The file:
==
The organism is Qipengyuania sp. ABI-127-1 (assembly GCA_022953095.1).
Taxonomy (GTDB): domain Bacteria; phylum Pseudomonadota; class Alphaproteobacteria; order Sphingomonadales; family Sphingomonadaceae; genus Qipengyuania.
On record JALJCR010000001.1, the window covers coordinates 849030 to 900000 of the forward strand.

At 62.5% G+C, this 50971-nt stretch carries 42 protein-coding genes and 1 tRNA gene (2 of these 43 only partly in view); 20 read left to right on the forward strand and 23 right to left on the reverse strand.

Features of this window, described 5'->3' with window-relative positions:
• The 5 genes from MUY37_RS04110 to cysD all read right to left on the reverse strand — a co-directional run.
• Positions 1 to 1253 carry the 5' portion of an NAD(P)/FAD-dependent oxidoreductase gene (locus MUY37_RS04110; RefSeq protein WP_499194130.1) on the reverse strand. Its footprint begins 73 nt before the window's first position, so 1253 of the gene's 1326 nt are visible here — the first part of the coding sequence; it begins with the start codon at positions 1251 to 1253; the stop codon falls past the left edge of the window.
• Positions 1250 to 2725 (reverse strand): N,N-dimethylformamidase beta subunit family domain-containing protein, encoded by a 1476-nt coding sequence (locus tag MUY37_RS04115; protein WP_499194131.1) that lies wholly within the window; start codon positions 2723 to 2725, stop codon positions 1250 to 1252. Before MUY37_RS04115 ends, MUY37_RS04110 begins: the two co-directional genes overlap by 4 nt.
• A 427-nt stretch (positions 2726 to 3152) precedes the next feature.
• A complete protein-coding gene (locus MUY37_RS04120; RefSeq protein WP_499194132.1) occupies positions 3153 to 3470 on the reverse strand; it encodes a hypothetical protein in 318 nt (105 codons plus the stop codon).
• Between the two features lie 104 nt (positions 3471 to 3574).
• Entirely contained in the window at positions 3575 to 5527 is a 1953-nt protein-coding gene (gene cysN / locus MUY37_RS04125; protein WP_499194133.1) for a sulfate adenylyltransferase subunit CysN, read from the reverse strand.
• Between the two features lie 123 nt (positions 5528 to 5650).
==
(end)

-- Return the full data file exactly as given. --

The organism is Qipengyuania sp. ABI-127-1 (assembly GCA_022953095.1).
Taxonomy (GTDB): domain Bacteria; phylum Pseudomonadota; class Alphaproteobacteria; order Sphingomonadales; family Sphingomonadaceae; genus Qipengyuania.
On record JALJCR010000001.1, the window covers coordinates 849030 to 900000 of the forward strand.

At 62.5% G+C, this 50971-nt stretch carries 42 protein-coding genes and 1 tRNA gene (2 of these 43 only partly in view); 20 read left to right on the forward strand and 23 right to left on the reverse strand.

Features of this window, described 5'->3' with window-relative positions:
• The 5 genes from MUY37_RS04110 to cysD all read right to left on the reverse strand — a co-directional run.
• Positions 1 to 1253 carry the 5' portion of an NAD(P)/FAD-dependent oxidoreductase gene (locus MUY37_RS04110; RefSeq protein WP_499194130.1) on the reverse strand. Its footprint begins 73 nt before the window's first position, so 1253 of the gene's 1326 nt are visible here — the first part of the coding sequence; it begins with the start codon at positions 1251 to 1253; the stop codon falls past the left edge of the window.
• Positions 1250 to 2725 (reverse strand): N,N-dimethylformamidase beta subunit family domain-containing protein, encoded by a 1476-nt coding sequence (locus tag MUY37_RS04115; protein WP_499194131.1) that lies wholly within the window; start codon positions 2723 to 2725, stop codon positions 1250 to 1252. Before MUY37_RS04115 ends, MUY37_RS04110 begins: the two co-directional genes overlap by 4 nt.
• A 427-nt stretch (positions 2726 to 3152) precedes the next feature.
• A complete protein-coding gene (locus MUY37_RS04120; RefSeq protein WP_499194132.1) occupies positions 3153 to 3470 on the reverse strand; it encodes a hypothetical protein in 318 nt (105 codons plus the stop codon).
• Between the two features lie 104 nt (positions 3471 to 3574).
• Entirely contained in the window at positions 3575 to 5527 is a 1953-nt protein-coding gene (gene cysN / locus MUY37_RS04125; protein WP_499194133.1) for a sulfate adenylyltransferase subunit CysN, read from the reverse strand.
• Between the two features lie 123 nt (positions 5528 to 5650).